Efficiency & ProductivitySafetyTechnology

Overhead Load Sway Control Technology Improves Safety, Productivity

When an overhead crane and hoist system transports a load, the laws of physics dictate that the suspended load will naturally sway when the travel motion starts or stops. Similar to a pendulum on a grandfather clock, the farther the load is from the hoist, the more pronounced the swing. Because a swinging load may potentially come into contact with personnel, equipment, materials, or facility structures it could become a hazard. Moreover, it can be challenging and time consuming for an operator to manually compensate for load sway. For both reasons, adding overhead load sway control technology to a crane can improve safety and productivity.

What is overhead load sway control?

Illustration courtesy of R&M Materials Handling

Experienced overhead lifting equipment operators manually compensate for load sway using the system’s controller, explained Erin Drake, Associate Director of Product Support and Marketing at R&M Materials Handling Inc. This process is known as settling the load.

“An operator can counteract the sway by jogging or reverse plugging the crane’s bridge or trolley in the opposite direction,” she said. “To do this they’re constantly looking between the bridge and trolley and the load as they manipulate the controls. It’s even possible for operators to steady smaller, lighter loads by hand.”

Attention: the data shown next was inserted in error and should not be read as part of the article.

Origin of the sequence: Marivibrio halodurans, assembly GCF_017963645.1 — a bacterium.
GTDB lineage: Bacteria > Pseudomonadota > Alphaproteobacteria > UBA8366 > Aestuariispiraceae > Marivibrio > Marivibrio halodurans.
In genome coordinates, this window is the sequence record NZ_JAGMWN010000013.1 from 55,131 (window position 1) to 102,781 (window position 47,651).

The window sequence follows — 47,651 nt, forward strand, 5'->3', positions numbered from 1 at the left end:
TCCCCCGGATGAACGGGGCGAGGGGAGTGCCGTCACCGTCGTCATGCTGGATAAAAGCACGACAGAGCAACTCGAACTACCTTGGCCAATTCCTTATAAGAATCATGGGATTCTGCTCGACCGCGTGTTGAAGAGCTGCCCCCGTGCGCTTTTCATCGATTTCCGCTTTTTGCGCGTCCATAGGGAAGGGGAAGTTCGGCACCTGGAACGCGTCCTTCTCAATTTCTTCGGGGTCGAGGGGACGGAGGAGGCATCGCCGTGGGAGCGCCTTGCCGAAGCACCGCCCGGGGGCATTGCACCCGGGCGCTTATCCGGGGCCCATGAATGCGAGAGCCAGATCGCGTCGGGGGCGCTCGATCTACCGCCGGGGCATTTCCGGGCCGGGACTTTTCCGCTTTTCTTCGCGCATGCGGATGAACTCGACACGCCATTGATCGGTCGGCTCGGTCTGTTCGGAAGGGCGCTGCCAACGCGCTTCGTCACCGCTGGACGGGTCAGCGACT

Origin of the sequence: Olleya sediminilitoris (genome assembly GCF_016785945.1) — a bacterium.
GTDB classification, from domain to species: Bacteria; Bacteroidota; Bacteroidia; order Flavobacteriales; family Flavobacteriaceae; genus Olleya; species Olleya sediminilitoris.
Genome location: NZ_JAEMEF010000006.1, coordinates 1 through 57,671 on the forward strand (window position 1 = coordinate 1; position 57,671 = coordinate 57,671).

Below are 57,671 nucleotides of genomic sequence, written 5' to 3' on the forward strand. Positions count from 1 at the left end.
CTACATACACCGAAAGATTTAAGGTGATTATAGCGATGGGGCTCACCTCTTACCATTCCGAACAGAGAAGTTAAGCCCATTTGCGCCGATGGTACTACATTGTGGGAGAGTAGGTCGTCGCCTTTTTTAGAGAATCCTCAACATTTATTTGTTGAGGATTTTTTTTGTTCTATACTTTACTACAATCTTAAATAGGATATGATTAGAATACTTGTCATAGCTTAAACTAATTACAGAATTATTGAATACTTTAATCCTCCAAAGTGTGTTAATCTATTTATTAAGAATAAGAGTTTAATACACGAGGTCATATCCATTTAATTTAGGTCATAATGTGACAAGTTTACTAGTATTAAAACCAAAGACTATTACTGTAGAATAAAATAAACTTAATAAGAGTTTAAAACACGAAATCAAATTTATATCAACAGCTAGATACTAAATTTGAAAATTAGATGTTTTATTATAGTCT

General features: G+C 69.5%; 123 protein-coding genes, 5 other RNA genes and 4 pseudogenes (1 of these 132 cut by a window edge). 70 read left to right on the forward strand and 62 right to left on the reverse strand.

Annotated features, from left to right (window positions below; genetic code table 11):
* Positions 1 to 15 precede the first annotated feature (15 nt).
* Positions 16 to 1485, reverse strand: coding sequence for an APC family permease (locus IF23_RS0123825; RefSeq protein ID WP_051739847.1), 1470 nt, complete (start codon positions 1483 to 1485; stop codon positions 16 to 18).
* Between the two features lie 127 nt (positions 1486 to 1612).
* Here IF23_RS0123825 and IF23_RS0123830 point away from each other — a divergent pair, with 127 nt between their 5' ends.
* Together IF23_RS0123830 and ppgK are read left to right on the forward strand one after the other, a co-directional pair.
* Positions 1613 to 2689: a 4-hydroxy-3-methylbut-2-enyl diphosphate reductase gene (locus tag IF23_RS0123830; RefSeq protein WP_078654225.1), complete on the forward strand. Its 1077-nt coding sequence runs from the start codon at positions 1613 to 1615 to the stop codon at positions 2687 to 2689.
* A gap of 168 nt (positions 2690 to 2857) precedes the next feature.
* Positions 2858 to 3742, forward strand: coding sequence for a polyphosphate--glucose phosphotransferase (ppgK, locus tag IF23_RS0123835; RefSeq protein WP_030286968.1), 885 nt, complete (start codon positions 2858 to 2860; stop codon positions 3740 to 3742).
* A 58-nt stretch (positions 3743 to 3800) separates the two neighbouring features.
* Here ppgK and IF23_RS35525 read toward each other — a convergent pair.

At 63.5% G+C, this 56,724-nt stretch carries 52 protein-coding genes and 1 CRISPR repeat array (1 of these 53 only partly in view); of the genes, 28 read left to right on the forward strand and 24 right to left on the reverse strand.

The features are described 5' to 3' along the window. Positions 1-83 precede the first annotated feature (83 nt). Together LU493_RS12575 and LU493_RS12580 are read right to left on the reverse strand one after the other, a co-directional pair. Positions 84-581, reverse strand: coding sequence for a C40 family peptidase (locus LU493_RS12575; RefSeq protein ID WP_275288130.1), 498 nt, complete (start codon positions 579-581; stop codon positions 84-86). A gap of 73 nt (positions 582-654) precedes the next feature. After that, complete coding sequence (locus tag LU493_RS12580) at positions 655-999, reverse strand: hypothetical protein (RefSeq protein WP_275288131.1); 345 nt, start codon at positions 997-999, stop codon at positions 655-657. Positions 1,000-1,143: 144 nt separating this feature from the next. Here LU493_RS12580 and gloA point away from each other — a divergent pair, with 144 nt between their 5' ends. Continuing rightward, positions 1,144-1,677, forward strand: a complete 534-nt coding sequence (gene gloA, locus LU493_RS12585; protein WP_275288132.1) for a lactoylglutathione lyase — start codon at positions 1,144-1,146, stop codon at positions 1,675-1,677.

Conversely, a crane equipped with overhead load sway control technology automatically settles the load.

“Sway control technology uses a mathematical calculation to predict and counteract the natural pendulum effect that occurs when starting or stopping a travel motion,” Drake continued. “The technology directs the crane’s drives to stop the sway by accelerating or decelerating travel speeds or reversing direction. This automatically keeps the load centered under the hoist, with no interaction required of the operator.”

Different original equipment manufacturers’ (OEMs) overhead load sway control technologies employ different calculation methodologies, she said. “For the most part, however, the calculation factors in variables such as the weight of the load and the distance between the center of the hoist’s rope drum and the load.”

Overhead load sway control technology is available for new crane and hoist installations, Drake added. She noted that, in certain situations, the technology can potentially be a retrofit to existing equipment.

What types of applications benefit from sway control?

There are several applications where overhead load sway control technologies offer benefits. These include:

Fragile or Delicate Item Movement

When the load is exceptionally delicate, fragile, or easily damaged, having automatic sway control technology is ideal. For example, a large sheet of glass can easily crack, chip, or shatter if the sway causes an impact with a stationary object. Further, items like a sheet of glass have an enormous surface area that is likely to produce excessive drag if transport is not edge first. This can magnify the degree of sway, making it more difficult for an operator to compensate by manually manipulating the controls.

High Value Item Positioning

Complex, expensive, and sensitive assemblies and components — such as satellites or other high-tech equipment — often require extremely precise positioning and placement. Without sway control, it is exceptionally hard to achieve the fine degree of precision necessary to complete tasks without damaging high value items.